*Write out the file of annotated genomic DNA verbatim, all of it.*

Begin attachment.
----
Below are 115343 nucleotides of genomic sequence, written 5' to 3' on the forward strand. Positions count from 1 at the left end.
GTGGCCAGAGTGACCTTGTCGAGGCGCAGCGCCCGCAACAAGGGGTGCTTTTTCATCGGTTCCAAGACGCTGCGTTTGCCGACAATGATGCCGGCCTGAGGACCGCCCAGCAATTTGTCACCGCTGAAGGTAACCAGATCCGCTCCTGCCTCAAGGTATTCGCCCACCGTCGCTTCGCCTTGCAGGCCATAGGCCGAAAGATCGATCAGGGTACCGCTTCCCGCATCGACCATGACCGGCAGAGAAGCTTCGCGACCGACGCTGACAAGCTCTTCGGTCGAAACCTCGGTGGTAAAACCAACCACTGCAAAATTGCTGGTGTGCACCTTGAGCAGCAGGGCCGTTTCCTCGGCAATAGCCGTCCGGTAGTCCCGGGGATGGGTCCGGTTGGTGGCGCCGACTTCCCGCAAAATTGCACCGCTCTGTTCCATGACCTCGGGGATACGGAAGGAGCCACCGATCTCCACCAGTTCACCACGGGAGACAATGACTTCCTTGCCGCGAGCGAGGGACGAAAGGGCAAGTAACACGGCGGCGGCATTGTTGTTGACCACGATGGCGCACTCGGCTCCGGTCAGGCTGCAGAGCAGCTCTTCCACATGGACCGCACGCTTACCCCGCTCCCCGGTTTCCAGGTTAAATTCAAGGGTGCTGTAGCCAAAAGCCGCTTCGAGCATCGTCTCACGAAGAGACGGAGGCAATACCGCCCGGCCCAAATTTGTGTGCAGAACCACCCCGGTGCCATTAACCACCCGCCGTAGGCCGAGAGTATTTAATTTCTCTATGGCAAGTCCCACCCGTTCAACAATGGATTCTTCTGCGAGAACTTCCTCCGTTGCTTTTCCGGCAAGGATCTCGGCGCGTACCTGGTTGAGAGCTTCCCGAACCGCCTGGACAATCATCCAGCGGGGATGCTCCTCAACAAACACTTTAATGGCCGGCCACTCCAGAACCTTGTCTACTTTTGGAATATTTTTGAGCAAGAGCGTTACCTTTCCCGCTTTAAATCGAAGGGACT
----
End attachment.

Below are 115343 nucleotides of genomic sequence, written 5' to 3' on the forward strand. Positions count from 1 at the left end.
GTGGCCAGAGTGACCTTGTCGAGGCGCAGCGCCCGCAACAAGGGGTGCTTTTTCATCGGTTCCAAGACGCTGCGTTTGCCGACAATGATGCCGGCCTGAGGACCGCCCAGCAATTTGTCACCGCTGAAGGTAACCAGATCCGCTCCTGCCTCAAGGTATTCGCCCACCGTCGCTTCGCCTTGCAGGCCATAGGCCGAAAGATCGATCAGGGTACCGCTTCCCGCATCGACCATGACCGGCAGAGAAGCTTCGCGACCGACGCTGACAAGCTCTTCGGTCGAAACCTCGGTGGTAAAACCAACCACTGCAAAATTGCTGGTGTGCACCTTGAGCAGCAGGGCCGTTTCCTCGGCAATAGCCGTCCGGTAGTCCCGGGGATGGGTCCGGTTGGTGGCGCCGACTTCCCGCAAAATTGCACCGCTCTGTTCCATGACCTCGGGGATACGGAAGGAGCCACCGATCTCCACCAGTTCACCACGGGAGACAATGACTTCCTTGCCGCGAGCGAGGGACGAAAGGGCAAGTAACACGGCGGCGGCATTGTTGTTGACCACGATGGCGCACTCGGCTCCGGTCAGGCTGCAGAGCAGCTCTTCCACATGGACCGCACGCTTACCCCGCTCCCCGGTTTCCAGGTTAAATTCAAGGGTGCTGTAGCCAAAAGCCGCTTCGAGCATCGTCTCACGAAGAGACGGAGGCAATACCGCCCGGCCCAAATTTGTGTGCAGAACCACCCCGGTGCCATTAACCACCCGCCGTAGGCCGAGAGTATTTAATTTCTCTATGGCAAGTCCCACCCGTTCAACAATGGATTCTTCTGCGAGAACTTCCTCCGTTGCTTTTCCGGCAAGGATCTCGGCGCGTACCTGGTTGAGAGCTTCCCGAACCGCCTGGACAATCATCCAGCGGGGATGCTCCTCAACAAACACTTTAATGGCCGGCCACTCCAGAACCTTGTCTACTTTTGGAATATTTTTGAGCAAGAGCGTTACCTTTCCCGCTTTAAATCGAAGGGACT